Posts filed under “Federal Reserve”
“Know the enemy and know yourself; in a hundred battles you will never be in
peril. When you are ignorant of the enemy, but know yourself, your chances of
winning or losing are equal. If ignorant both of your enemy and yourself, you
are certain in every battle to be in peril.” — Sun Tzu (Chinese military
strategist, "The Art of War," circa 6th century B.C.)
The Stock Trader’s Almanac laid out the Bull’s case last week: Jeff and Judd are fairly Bearish into year’s end –they are looking for Dow 8500 — but they like to occassionally switch things up, and change perspectives. Its a good mental exercise, and can often be revealing.
Those in the Bearish camp — I call them (us) realists — need to do a few things prior to putting on their Bull tinted glasses:
"Suspend your belief that we are in a bear market. Ignore the fact that we are
in the worst six-months of the most dangerous section of the presidential
election cycle. Discount the inverted yield curve, the fact that we haven’t had
a serious recession in decades and the fed resembles a rudderless ship adrift.
Accept that the housing market is going to have a “soft landing”. Forget about
the missiles flying in Iraq, Israel, Afghanistan and North Korea."
OK, got that? Now you are good and bullish — and here is why the real Bulls think you ought to stay that way:
1) Corporate earnings have been good and no major company has had significant
earnings warnings so far. As long as the corporate balance sheets remain strong
the markets will push forward.
2) Iraq is not as bad as the media makes it out to be. Oil production is up
and the US has accomplished a lot of good things that don’t get reported. The
Bush doctrine may still prove successful and if it does, stability in the Middle
East will follow.
3) The economy is strong and inflation is in check. Moreover, the
Greenspan/Bernanke measured rate increases may slow the economy perfectly just
as it did in 1994-5.
4) This economy has weathered unbelievable shocks and has come out of it
relatively unfazed. The market has grown callus to hurricanes, war, terrorism,
energy prices and scandal to name but a few. Geopolitics and crisis no longer
impact the market as it has in the past.
5) The US consumer is inexhaustible. If $70+ barrel oil hasn’t changed
spending habits nothing will. Americans are rich and will stay that way.
That is the Bull case. If you agree with these 5 items, you should be long; Hell, you should be leveraged long. For those of you who disagree, you should be neutral at best, short or leveraged short when the time is right.
When should you become Bullish (for real)? Most likely, according to Jeff & Judd, when we pull our stakes and set up in the Bull camp, (and most likely will be in the
Stock Trader’s Almanac
June 20, 3006
"AS WE WERE SAYING BEFORE WE WERE SO rudely interrupted by a man dressed in a white smock and wielding a scalpel (thank heavens he left his box-cutter at home), the stock market looks a bit worse for the wear."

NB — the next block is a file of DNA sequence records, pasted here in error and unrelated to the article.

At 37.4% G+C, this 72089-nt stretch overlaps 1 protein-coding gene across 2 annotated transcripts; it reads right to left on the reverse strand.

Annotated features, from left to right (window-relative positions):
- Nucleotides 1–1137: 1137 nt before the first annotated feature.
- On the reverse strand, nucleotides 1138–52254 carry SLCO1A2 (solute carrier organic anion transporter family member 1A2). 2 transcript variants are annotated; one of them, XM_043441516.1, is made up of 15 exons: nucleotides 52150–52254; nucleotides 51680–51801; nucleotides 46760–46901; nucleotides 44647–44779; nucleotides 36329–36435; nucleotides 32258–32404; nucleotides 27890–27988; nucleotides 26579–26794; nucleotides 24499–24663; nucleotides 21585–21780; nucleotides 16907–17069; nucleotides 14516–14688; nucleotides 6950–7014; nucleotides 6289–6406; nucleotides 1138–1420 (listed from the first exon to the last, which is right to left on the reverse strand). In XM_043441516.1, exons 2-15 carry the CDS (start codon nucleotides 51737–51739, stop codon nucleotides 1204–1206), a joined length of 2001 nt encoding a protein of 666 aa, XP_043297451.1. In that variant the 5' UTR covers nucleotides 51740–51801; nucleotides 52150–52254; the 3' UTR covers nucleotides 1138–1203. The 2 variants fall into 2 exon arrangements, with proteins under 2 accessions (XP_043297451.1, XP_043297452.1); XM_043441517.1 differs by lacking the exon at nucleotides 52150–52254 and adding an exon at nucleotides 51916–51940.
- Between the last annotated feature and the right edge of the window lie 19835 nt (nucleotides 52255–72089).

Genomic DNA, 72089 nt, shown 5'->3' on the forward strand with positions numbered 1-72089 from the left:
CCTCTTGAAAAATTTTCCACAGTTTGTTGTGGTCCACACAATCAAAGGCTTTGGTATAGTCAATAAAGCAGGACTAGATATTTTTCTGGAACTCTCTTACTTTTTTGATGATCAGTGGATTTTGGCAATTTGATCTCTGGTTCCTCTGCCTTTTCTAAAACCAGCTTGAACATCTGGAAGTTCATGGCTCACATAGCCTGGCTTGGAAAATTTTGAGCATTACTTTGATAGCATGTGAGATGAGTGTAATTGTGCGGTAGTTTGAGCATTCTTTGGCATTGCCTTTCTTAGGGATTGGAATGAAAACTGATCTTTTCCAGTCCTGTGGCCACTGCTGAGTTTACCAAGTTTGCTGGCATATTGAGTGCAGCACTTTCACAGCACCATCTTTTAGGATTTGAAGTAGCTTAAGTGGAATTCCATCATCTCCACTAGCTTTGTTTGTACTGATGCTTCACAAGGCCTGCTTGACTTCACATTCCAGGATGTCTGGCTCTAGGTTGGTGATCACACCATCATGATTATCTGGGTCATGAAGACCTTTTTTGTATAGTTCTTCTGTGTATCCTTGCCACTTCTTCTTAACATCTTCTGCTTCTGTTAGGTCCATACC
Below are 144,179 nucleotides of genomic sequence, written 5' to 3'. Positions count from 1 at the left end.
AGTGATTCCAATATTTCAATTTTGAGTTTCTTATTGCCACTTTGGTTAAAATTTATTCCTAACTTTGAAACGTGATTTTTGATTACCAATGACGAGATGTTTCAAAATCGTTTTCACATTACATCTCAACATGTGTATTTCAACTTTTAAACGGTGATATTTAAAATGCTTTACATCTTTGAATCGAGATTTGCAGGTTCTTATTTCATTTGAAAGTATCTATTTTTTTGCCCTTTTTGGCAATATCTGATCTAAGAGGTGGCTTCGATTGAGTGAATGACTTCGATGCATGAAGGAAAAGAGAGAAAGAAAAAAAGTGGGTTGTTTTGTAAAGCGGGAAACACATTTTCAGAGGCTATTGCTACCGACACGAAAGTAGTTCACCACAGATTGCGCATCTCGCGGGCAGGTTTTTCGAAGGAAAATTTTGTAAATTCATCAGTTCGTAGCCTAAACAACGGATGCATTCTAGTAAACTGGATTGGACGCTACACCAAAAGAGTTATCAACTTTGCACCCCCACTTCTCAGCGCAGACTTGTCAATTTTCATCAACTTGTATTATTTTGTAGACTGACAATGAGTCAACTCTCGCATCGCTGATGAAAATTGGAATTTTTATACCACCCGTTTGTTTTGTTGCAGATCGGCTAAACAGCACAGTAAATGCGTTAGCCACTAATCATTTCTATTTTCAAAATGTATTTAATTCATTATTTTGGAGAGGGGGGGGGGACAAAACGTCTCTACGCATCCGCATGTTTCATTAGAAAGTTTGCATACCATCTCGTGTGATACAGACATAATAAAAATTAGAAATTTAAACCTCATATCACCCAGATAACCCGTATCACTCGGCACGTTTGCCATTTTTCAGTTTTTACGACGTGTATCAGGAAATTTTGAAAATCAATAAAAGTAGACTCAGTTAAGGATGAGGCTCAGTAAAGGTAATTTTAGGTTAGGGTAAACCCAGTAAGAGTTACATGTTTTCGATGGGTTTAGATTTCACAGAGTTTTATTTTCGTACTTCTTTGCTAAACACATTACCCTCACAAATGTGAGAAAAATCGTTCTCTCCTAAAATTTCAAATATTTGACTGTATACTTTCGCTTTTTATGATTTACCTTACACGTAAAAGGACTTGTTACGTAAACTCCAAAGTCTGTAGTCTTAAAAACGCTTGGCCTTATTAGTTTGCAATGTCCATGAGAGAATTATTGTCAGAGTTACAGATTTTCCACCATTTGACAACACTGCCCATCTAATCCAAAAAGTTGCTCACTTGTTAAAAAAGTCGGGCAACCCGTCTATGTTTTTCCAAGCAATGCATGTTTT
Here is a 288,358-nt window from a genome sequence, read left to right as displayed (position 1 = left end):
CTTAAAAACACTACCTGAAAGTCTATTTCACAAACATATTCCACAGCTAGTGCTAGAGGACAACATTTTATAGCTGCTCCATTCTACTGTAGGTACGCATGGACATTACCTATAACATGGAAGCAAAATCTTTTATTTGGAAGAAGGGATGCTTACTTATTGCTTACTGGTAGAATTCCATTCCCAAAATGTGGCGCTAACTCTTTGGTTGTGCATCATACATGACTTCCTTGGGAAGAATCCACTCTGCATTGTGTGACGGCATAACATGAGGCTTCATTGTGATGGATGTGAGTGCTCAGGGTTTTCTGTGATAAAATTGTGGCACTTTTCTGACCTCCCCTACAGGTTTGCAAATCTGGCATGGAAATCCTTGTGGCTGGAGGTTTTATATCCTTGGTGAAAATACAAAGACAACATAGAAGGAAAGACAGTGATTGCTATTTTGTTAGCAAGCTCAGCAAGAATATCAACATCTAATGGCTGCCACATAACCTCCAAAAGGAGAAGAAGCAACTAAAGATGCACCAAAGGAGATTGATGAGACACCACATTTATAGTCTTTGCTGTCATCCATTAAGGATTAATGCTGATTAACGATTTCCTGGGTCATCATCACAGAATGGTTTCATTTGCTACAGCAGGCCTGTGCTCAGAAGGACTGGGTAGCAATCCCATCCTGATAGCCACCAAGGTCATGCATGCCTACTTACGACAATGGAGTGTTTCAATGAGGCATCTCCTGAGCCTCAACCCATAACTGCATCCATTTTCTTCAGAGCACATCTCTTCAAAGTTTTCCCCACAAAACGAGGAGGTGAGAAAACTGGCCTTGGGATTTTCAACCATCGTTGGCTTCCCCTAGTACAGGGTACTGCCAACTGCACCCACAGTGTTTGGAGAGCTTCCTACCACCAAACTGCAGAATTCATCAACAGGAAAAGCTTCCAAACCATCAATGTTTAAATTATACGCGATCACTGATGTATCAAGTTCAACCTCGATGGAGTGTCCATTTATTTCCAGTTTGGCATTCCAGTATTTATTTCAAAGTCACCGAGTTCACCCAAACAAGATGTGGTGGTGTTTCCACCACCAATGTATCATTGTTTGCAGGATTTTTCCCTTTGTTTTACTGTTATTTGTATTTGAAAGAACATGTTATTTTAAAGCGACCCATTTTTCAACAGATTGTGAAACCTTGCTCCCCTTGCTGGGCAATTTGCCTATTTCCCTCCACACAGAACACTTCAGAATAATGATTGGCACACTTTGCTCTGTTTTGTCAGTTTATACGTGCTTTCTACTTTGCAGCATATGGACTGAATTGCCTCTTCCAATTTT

So says Barron’s Alan Abelson, usually one of Wall Street’s most visible Bears. Just his luck — or was it the Trading Gods having some fun? — that he managed to be out of service for the most bearish period in 3 years. Traders, being a superstitious lot, will soon be begging Abelson to "let us know the next time you go in for a procedure" – so they can get short.
Regardless, whatever the man dressed in a white smock removed, it wasn’t his arch sense of humor or acid tinged tongue:
"The impact of the massive disturbance was global in every sense: Not only were its terrible tremors felt far beyond the narrow canyon of capitalism in lower Manhattan, but they commanded notice in quarters much loftier than trading floors or commodity pits. We’ve not the slightest doubt, for example, that what prompted the famed cosmologist Stephen Hawking early last week to urge earthlings to create settlements in space was, pure and simple, fear of the effect of crashing markets on the human race."
But the key to Abelson’s return is his clear eyed take on inflation, which comports squarely with our own views:
"FOR OPENERS, OUR HUNCH IS THAT MR. BERNANKE’S concerns about inflation, despite his mucking up the message with all that rubbish about inflationary expectations, have more than a modicum of merit. And our conviction on this score is only strengthened, of course, by the fact that so many pundits pooh-pooh inflation as a problem. Indeed, if anything, we fault the chairman for his evident sympathy with the argument that the fearsome upward spiral in the price of crude, so far, anyway, hasn’t been exerting all that much impact in the economy at large.
Apparently, Mr. Bernanke, like his critics, needs to get out more. Oil is a very sneaky commodity. Our old friend and revered Barron’s contributor, Abe Briloff, likes to describe certain stealth accounting practices as comparable to a bikini: what they reveal is interesting, what they conceal is vital. Oil is something like that: Its uses are readily manifest, but it plays a far bigger and more critical role in our lives than is easily perceived.